eCommerce Solutions: Connecting with Multi-screen Viewers
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With the rise of smartphone and tablets, it’s not surprising that there’s been a surge in multi-screening behaviours. 90% of shoppers move sequentially between one device to another to complete a task whether it be shopping, planning a trip, or browsing content. And simultaneous multi-screening is already the norm in living rooms, with nearly 40% of smartphone users watching TV while browsing their smartphones on a daily basis. 
What’s more, mobile usually ignites or sustains these multi-device sessions as it is the device closest to the shopper at any given time. 65% of multi-screen shoppers report that they began their shopping process from a smartphone. 84% of all multi-screen shopping experiences included mobile either as the first or second interaction.  “Playing up mobile during a TV ad should be a no-brainer move for most companies,” says Mike DiMarco, Director of Media at FiddleFly, a digital creative agency. “More than 65% of people who watch TV do so while also using their smartphones or tablets, so giving them an advertisement that highlights a product they already have in their hands can be a home run,” he said. 
Results of Local Searches
90% of shoppers move between devices to complete a task
40% of smartphone users watch TV while browsing their smartphone
65% of multi-screen shoppers report that they began their shopping experience from a smartphone
84% of all multi-screen shopping experiences included mobile either as the first or second interaction 
Be touch-friendly. For the human finger, 48 dp (density independent pixels), is the minimum recommended touch target, with at least 8 dp between targets. Too-small targets, and the click mistakes that result, are a fast way to turn off a mobile user.
Avoid mouseovers. On a desktop screen, the mouse-over is a great way to uncover hidden content. But mouseovers require a mouse. On touch screens like tablets or smartphones, users’ fingers can’t hover like a mouse. So avoid the mouseovers. Instead, use buttons that users can tap to display deeper menus.
Pick the right font. Your minimum font size should be 12 pixels; anything smaller and users will be squinting. Be sure to choose a typeface that is clean and easy to read. If possible, avoid use of image-based text.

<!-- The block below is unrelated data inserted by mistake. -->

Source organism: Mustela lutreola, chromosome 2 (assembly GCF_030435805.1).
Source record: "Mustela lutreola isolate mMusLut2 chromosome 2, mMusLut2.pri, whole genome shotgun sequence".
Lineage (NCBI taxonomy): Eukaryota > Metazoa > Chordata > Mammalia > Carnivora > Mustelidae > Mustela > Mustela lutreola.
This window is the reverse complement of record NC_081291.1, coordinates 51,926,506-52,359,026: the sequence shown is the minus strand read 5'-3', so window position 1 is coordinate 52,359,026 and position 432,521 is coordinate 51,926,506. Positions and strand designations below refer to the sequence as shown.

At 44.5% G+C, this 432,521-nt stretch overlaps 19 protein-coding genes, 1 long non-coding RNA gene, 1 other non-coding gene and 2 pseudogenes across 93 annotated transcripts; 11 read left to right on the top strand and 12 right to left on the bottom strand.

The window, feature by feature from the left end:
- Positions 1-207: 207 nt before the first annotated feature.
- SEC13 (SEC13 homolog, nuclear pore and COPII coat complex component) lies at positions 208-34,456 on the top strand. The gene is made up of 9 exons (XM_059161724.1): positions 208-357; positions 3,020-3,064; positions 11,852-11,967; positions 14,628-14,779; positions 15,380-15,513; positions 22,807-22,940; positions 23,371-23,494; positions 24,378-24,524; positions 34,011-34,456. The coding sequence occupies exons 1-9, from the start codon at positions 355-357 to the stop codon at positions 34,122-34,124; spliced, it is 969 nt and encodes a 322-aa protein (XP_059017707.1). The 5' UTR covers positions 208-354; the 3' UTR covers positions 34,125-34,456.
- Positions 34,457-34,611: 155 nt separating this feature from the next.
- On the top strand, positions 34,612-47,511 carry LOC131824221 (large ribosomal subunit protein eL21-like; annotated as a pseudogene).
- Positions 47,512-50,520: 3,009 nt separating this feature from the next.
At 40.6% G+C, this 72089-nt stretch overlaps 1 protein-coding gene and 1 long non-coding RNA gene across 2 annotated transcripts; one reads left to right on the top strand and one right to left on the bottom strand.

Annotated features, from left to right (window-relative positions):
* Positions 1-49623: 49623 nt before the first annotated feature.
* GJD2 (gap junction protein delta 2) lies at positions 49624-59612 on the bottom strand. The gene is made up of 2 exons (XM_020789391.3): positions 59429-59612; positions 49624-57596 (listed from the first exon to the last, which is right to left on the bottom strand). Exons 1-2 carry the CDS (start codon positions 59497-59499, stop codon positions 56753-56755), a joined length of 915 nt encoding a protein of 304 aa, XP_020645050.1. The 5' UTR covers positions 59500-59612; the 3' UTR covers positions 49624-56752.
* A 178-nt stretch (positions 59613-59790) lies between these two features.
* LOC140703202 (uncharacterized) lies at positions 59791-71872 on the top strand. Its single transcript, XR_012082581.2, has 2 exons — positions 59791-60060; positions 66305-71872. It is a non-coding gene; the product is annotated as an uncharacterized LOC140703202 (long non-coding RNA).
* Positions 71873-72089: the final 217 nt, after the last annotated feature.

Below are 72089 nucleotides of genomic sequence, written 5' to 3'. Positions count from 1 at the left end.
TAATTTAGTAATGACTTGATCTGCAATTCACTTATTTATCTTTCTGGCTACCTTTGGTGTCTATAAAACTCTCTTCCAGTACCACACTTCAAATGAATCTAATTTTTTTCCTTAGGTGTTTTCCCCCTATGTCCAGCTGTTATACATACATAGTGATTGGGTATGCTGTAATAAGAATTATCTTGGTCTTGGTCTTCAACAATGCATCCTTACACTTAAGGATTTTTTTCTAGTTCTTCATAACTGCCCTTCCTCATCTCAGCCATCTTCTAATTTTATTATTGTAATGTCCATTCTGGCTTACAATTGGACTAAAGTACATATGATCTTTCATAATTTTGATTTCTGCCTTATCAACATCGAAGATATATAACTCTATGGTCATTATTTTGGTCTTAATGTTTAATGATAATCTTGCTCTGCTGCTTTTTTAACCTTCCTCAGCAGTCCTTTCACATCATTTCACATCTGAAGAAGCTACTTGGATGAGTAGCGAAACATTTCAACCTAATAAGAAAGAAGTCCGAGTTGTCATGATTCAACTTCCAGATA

Don’t use pop-ups. They’re irritating on desktop sites, and they’re just as irritating on mobile sites.
Set the right width. Most web users are used to scrolling vertically up and down a page, but being forced to scroll sideways makes for a bad user experience. Your users will think your site wasn’t built to help them on the smaller screen.
Do use descriptive buttons. Label your buttons clearly, then use bread crumbs and clear category names to help them as they navigate.
Don’t overload users. On mobile, more isn’t necessarily better. Avoid the urge to squeeze in every last bit of your desktop page, only smaller.
Customize, don’t cut. Mobile and tablet users expect the same core functionality you offer desktop users, whether that means being able to watch videos or buy office supplies. Instead of cutting core content, restructure it to fit the mobile screen.
Don’t hide key actions. Be sure to give users access to all the key functions they’ll expect on your site. If you’re a retailer, that means things like product search and the shopping cart (and mobile-friendly tools like a store locator) should be front and center. Include a link to your full site for mobile users who simply prefer that experience.
Double-check media files. Flash video, for instance, won’t play on many mobile devices. Make sure that the media files on your multi-screen sites will really work on the screens they’re meant for.
Simplify checkout. It’s hard to fill out lengthy forms on mobile, thumb-typing full addresses and other data over multiple steps. To increase your conversion rates, simplify the payment process however you can. Enables services that allow customers to check out quickly with payment and shipping details auto-generated from the cloud.
Let’s speed it up. Optimizing your site speed is a sure way to improve user experience -- especially on mobile, where users are on the go and data networks can be slow. Speed typically boosts visitor engagement, retention and conversions. Here are three common mistakes to avoid:
Too many HTTP requests. While mobile users may try to do the same things as desktop users, their processing power is limited. Their bandwidth may be unreliable. To help them go faster, cut down the on-page elements that drive extra HTTP requests.
Image overload. As smartphone displays get better, it’s tempting to serve the largest possible image and let the device downsize it to fit. Bad choice! This wastes time and processing power. Serve the right image sizes to each device.
Graphic: Mary Winkler
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"More than 65% of people who watch TV do so while also using their smartphones or tablets." Tweet this!
"Mobile and tablet users expect the same core functionality you offer desktop users." Tweet this!
"Optimizing your site speed is a sure way to improve user experience." Tweet this!